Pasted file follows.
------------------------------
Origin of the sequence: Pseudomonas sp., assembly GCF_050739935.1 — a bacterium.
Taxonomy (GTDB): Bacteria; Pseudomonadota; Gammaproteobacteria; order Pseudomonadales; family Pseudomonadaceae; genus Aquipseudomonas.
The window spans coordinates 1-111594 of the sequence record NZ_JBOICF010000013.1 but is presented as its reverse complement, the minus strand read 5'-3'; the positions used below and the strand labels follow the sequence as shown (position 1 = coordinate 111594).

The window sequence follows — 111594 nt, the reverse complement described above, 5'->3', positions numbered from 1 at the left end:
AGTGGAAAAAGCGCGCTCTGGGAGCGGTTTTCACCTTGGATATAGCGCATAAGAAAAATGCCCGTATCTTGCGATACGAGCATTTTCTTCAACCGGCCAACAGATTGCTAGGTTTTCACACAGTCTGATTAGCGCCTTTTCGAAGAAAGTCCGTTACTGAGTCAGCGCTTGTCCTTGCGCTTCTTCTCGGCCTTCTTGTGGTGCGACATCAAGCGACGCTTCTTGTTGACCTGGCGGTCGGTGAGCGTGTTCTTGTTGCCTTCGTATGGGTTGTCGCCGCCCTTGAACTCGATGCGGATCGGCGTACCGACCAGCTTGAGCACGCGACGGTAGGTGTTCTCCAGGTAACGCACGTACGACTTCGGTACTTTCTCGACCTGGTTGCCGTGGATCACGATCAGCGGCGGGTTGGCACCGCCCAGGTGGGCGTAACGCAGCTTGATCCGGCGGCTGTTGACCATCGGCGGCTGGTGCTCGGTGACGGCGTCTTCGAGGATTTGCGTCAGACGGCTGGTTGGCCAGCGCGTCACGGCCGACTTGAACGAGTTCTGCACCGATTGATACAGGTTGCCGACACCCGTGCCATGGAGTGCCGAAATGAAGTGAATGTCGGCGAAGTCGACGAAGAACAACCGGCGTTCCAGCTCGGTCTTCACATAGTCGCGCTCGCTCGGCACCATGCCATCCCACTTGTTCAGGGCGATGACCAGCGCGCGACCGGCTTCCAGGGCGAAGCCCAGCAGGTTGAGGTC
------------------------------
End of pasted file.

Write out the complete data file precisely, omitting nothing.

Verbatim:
Origin of the sequence: Pseudomonas sp., assembly GCF_050739935.1 — a bacterium.
Taxonomy (GTDB): Bacteria; Pseudomonadota; Gammaproteobacteria; order Pseudomonadales; family Pseudomonadaceae; genus Aquipseudomonas.
The window spans coordinates 1-111594 of the sequence record NZ_JBOICF010000013.1 but is presented as its reverse complement, the minus strand read 5'-3'; the positions used below and the strand labels follow the sequence as shown (position 1 = coordinate 111594).

The window sequence follows — 111594 nt, the reverse complement described above, 5'->3', positions numbered from 1 at the left end:
AGTGGAAAAAGCGCGCTCTGGGAGCGGTTTTCACCTTGGATATAGCGCATAAGAAAAATGCCCGTATCTTGCGATACGAGCATTTTCTTCAACCGGCCAACAGATTGCTAGGTTTTCACACAGTCTGATTAGCGCCTTTTCGAAGAAAGTCCGTTACTGAGTCAGCGCTTGTCCTTGCGCTTCTTCTCGGCCTTCTTGTGGTGCGACATCAAGCGACGCTTCTTGTTGACCTGGCGGTCGGTGAGCGTGTTCTTGTTGCCTTCGTATGGGTTGTCGCCGCCCTTGAACTCGATGCGGATCGGCGTACCGACCAGCTTGAGCACGCGACGGTAGGTGTTCTCCAGGTAACGCACGTACGACTTCGGTACTTTCTCGACCTGGTTGCCGTGGATCACGATCAGCGGCGGGTTGGCACCGCCCAGGTGGGCGTAACGCAGCTTGATCCGGCGGCTGTTGACCATCGGCGGCTGGTGCTCGGTGACGGCGTCTTCGAGGATTTGCGTCAGACGGCTGGTTGGCCAGCGCGTCACGGCCGACTTGAACGAGTTCTGCACCGATTGATACAGGTTGCCGACACCCGTGCCATGGAGTGCCGAAATGAAGTGAATGTCGGCGAAGTCGACGAAGAACAACCGGCGTTCCAGCTCGGTCTTCACATAGTCGCGCTCGCTCGGCACCATGCCATCCCACTTGTTCAGGGCGATGACCAGCGCGCGACCGGCTTCCAGGGCGAAGCCCAGCAGGTTGAGGTC